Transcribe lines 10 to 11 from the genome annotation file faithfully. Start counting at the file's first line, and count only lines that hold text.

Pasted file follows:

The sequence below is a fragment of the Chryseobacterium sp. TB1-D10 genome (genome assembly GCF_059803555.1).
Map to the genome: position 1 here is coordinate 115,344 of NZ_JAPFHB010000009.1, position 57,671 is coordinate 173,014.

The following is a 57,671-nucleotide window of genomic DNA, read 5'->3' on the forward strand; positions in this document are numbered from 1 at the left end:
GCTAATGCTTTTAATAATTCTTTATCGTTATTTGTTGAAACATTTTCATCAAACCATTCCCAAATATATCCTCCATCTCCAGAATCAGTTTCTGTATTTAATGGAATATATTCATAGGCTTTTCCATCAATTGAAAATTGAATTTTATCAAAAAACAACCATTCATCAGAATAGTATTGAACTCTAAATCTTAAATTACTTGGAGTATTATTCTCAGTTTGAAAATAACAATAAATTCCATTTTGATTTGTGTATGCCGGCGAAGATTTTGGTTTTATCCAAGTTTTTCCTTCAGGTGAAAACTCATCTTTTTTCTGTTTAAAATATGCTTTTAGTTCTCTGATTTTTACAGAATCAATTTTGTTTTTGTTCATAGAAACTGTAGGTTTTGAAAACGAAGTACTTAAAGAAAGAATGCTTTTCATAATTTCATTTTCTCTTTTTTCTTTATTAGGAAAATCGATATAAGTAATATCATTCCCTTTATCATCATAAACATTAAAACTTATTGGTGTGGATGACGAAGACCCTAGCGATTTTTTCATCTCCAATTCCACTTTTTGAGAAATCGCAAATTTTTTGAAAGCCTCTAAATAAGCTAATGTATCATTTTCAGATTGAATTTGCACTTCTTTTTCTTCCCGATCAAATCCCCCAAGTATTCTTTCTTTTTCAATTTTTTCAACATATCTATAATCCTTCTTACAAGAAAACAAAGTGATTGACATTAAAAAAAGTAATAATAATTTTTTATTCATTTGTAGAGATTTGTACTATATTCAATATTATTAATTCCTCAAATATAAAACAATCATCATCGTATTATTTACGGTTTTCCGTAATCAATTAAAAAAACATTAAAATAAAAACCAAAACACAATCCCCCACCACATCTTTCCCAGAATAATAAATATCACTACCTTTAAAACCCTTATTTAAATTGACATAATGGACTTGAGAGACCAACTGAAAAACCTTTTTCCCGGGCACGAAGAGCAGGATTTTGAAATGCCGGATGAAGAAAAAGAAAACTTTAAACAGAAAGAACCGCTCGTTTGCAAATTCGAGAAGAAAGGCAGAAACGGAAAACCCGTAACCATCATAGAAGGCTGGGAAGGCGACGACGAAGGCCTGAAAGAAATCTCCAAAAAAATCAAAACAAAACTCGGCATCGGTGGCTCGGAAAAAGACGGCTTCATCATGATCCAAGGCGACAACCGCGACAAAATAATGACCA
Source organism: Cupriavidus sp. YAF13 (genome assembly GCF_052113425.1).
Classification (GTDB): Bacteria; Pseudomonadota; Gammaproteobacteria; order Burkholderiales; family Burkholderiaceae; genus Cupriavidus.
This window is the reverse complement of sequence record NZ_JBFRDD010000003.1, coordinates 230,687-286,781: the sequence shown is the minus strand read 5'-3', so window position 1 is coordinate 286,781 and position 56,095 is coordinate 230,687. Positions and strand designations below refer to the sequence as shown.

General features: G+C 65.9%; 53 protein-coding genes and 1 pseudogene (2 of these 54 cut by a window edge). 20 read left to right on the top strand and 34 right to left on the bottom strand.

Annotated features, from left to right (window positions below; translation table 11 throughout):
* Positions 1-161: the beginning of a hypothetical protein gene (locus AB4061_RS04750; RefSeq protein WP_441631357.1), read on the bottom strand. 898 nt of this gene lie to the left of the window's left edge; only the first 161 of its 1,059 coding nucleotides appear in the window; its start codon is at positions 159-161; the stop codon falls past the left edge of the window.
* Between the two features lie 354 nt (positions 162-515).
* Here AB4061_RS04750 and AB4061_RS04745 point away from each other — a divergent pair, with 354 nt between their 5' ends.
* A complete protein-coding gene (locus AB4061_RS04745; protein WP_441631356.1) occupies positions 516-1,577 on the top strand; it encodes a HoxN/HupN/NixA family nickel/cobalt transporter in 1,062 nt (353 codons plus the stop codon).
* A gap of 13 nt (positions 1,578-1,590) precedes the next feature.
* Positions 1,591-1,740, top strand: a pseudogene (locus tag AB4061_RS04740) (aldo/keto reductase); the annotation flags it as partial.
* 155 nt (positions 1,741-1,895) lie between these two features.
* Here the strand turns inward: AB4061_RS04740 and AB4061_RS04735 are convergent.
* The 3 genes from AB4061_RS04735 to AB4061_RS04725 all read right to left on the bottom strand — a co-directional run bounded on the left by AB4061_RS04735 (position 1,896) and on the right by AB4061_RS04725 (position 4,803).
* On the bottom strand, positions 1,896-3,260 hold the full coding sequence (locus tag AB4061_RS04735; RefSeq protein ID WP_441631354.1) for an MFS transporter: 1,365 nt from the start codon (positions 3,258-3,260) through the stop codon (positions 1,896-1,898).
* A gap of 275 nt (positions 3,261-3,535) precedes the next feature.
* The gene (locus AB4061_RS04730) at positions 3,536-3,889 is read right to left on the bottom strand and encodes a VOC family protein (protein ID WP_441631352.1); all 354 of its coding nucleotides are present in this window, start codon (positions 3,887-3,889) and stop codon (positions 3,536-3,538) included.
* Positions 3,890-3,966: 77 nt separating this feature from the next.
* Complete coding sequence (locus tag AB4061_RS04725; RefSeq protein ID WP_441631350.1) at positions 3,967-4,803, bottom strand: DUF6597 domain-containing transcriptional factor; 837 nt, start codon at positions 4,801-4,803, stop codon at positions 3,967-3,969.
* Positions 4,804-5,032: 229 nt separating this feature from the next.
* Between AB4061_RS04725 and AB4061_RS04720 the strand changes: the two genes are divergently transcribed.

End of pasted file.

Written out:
* Positions 1-161: the beginning of a hypothetical protein gene (locus AB4061_RS04750; RefSeq protein WP_441631357.1), read on the bottom strand. 898 nt of this gene lie to the left of the window's left edge; only the first 161 of its 1,059 coding nucleotides appear in the window; its start codon is at positions 159-161; the stop codon falls past the left edge of the window.
* Between the two features lie 354 nt (positions 162-515).